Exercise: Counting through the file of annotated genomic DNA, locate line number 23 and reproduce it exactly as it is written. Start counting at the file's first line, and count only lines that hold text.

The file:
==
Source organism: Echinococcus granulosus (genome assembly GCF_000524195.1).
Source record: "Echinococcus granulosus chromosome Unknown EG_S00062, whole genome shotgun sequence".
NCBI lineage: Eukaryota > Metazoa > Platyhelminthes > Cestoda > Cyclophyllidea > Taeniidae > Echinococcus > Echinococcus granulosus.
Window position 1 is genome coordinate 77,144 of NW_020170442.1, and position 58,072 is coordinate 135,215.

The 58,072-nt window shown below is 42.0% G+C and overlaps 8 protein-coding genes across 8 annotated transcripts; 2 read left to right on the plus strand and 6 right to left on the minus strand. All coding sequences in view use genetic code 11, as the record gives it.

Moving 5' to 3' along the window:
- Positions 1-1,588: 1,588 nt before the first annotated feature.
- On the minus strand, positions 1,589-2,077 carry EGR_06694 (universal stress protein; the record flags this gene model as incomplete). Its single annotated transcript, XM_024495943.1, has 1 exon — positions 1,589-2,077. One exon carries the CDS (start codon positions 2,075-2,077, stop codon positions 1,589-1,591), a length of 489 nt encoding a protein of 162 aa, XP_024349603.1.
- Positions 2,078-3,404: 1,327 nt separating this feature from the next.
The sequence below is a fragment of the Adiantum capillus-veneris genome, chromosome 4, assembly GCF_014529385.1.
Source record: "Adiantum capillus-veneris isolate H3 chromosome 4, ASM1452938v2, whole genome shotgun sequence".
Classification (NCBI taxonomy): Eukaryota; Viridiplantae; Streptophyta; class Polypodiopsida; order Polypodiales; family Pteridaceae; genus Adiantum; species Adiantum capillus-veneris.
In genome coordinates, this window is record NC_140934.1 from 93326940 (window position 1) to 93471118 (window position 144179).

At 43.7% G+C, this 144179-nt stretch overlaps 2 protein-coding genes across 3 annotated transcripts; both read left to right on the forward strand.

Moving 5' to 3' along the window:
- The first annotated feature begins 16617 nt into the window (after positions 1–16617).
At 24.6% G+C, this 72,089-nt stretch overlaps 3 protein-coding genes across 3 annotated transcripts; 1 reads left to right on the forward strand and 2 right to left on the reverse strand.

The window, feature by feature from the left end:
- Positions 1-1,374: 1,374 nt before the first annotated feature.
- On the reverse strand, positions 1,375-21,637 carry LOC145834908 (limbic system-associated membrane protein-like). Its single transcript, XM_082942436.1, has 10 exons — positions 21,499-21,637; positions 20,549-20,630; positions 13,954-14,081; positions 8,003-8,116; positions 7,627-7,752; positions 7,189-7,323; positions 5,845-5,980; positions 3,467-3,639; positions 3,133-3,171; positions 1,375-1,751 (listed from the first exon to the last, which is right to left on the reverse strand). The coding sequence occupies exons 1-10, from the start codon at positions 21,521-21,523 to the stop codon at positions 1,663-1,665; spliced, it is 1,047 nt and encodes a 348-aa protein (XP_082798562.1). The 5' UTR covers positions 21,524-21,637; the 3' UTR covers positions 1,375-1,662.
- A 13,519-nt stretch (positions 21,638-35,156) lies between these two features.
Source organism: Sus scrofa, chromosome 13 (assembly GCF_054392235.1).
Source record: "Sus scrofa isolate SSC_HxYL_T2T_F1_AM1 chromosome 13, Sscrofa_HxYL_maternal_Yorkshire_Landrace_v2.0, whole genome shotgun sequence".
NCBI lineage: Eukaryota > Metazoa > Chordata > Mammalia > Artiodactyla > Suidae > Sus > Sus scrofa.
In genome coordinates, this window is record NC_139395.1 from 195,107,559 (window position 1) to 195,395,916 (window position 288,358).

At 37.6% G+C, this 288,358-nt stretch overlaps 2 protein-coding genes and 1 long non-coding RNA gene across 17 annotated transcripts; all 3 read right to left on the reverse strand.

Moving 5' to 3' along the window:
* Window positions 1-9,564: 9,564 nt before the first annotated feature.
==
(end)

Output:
Source record: "Sus scrofa isolate SSC_HxYL_T2T_F1_AM1 chromosome 13, Sscrofa_HxYL_maternal_Yorkshire_Landrace_v2.0, whole genome shotgun sequence".